I have a long command line, longer than but similar to the example below. I would like to add comments to individual argument in the sense of what is shown here:

ssh -N \
    -R :10000: \ # test system
    -R :10001: \ # integration system
    -R :10002: \ # database foo
    -R :10003: \ # some other server

But this sadly does not work as the \ characters here no longer escape the newlines. Instead it escapes the space in front of the # an thus prevents the # from being parsed as the start of a comment (# may not appear inside of a token if it should be parsed as the start of a comment).

This also doesn't work because here, instead of the \ escaping the #, the # now prevents the \ from being interpreted.

-R :10000: # test system \

Is there any way to somehow mix comments and command line arguments (maybe on individual lines) of a single, long command? If not, what would you suggest I do to somehow associate the data passed to the command with commends to describe it?


From this StackOverflow question Bash: How to Put Line Comment for a Multi-line Command? comes this answer:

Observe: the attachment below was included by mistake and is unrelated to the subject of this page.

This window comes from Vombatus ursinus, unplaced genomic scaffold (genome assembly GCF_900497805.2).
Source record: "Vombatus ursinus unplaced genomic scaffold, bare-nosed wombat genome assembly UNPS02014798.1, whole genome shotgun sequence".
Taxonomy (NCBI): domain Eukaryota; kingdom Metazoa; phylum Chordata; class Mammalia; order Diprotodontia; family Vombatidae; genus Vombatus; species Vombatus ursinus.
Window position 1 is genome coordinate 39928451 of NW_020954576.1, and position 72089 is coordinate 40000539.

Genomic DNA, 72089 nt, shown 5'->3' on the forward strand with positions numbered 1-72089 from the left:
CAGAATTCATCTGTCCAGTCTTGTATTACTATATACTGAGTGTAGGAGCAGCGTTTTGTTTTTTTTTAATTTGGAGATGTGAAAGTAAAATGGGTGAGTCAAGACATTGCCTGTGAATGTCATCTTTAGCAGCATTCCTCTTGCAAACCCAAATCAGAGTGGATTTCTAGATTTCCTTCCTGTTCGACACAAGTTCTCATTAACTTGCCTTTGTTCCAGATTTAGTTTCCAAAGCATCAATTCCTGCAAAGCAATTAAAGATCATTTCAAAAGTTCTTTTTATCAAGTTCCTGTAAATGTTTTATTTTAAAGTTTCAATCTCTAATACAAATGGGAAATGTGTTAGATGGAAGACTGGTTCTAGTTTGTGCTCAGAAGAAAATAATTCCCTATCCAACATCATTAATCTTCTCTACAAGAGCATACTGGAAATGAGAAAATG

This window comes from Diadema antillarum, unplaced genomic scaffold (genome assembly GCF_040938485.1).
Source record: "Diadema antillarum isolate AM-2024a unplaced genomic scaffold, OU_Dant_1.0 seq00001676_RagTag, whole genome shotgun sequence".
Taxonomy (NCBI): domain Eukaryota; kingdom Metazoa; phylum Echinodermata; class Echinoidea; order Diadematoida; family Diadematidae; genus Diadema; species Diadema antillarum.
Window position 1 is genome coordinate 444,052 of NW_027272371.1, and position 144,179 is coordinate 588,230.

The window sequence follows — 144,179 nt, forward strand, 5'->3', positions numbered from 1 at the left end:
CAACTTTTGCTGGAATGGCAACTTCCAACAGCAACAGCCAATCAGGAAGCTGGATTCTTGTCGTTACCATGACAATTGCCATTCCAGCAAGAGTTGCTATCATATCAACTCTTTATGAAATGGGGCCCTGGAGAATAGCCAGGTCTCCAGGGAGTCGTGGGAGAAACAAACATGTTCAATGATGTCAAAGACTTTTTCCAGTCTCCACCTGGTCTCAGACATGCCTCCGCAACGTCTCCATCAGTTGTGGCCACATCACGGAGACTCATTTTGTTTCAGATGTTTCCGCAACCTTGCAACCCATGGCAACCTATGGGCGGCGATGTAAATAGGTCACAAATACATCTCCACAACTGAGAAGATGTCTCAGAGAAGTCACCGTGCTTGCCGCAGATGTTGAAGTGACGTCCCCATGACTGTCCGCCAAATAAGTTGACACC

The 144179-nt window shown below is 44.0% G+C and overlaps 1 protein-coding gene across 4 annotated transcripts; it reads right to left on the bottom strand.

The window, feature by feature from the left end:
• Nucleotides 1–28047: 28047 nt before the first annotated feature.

Essentially by using bash's backtick command substitution one can place these comments anywhere along a long command line even if it is split across lines. I have put the echo command in front of your example so that you can execute the example and see how it works.

echo CommandName InputFiles `#1st comment` \
             --option1 arg1 `#2nd comment` \
             --option2 arg2 `#3rd comment`

Another example where you can put multiple comments at different points on one line.

some_cmd --opt1 `#1st comment` --opt2 `#2nd comment` --opt3 `#3rd comment`
  • This is both ugly and beautiful at the same time! And it's more robust than the solution I found in the meantime, which is inserting : foo comment inside backticks. Aug 26 '14 at 15:36

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